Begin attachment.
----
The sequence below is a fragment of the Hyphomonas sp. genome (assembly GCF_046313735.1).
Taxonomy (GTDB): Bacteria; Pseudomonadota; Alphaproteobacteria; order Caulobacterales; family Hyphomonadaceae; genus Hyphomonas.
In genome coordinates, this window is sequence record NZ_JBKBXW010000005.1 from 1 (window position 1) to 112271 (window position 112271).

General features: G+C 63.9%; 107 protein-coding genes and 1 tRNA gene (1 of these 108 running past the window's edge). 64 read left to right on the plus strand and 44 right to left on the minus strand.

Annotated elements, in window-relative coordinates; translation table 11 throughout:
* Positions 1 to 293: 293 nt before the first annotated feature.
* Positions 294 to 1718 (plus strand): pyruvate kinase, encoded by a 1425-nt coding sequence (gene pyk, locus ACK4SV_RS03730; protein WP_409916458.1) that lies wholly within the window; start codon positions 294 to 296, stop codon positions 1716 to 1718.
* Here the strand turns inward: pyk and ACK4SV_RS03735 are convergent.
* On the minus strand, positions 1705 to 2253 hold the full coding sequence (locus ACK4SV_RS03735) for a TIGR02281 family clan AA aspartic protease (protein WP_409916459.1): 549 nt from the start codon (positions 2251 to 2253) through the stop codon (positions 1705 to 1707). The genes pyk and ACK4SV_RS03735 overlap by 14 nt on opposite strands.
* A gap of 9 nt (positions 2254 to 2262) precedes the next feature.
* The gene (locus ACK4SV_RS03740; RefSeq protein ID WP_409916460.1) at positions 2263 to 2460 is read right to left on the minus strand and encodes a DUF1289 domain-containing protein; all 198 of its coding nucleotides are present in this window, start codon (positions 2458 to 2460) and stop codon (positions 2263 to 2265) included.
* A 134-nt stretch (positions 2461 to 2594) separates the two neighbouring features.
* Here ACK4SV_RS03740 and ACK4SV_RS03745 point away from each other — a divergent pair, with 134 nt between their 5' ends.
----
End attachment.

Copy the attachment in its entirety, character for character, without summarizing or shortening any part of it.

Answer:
The sequence below is a fragment of the Hyphomonas sp. genome (assembly GCF_046313735.1).
Taxonomy (GTDB): Bacteria; Pseudomonadota; Alphaproteobacteria; order Caulobacterales; family Hyphomonadaceae; genus Hyphomonas.
In genome coordinates, this window is sequence record NZ_JBKBXW010000005.1 from 1 (window position 1) to 112271 (window position 112271).

General features: G+C 63.9%; 107 protein-coding genes and 1 tRNA gene (1 of these 108 running past the window's edge). 64 read left to right on the plus strand and 44 right to left on the minus strand.

Annotated elements, in window-relative coordinates; translation table 11 throughout:
* Positions 1 to 293: 293 nt before the first annotated feature.
* Positions 294 to 1718 (plus strand): pyruvate kinase, encoded by a 1425-nt coding sequence (gene pyk, locus ACK4SV_RS03730; protein WP_409916458.1) that lies wholly within the window; start codon positions 294 to 296, stop codon positions 1716 to 1718.
* Here the strand turns inward: pyk and ACK4SV_RS03735 are convergent.
* On the minus strand, positions 1705 to 2253 hold the full coding sequence (locus ACK4SV_RS03735) for a TIGR02281 family clan AA aspartic protease (protein WP_409916459.1): 549 nt from the start codon (positions 2251 to 2253) through the stop codon (positions 1705 to 1707). The genes pyk and ACK4SV_RS03735 overlap by 14 nt on opposite strands.
* A gap of 9 nt (positions 2254 to 2262) precedes the next feature.
* The gene (locus ACK4SV_RS03740; RefSeq protein ID WP_409916460.1) at positions 2263 to 2460 is read right to left on the minus strand and encodes a DUF1289 domain-containing protein; all 198 of its coding nucleotides are present in this window, start codon (positions 2458 to 2460) and stop codon (positions 2263 to 2265) included.
* A 134-nt stretch (positions 2461 to 2594) separates the two neighbouring features.
* Here ACK4SV_RS03740 and ACK4SV_RS03745 point away from each other — a divergent pair, with 134 nt between their 5' ends.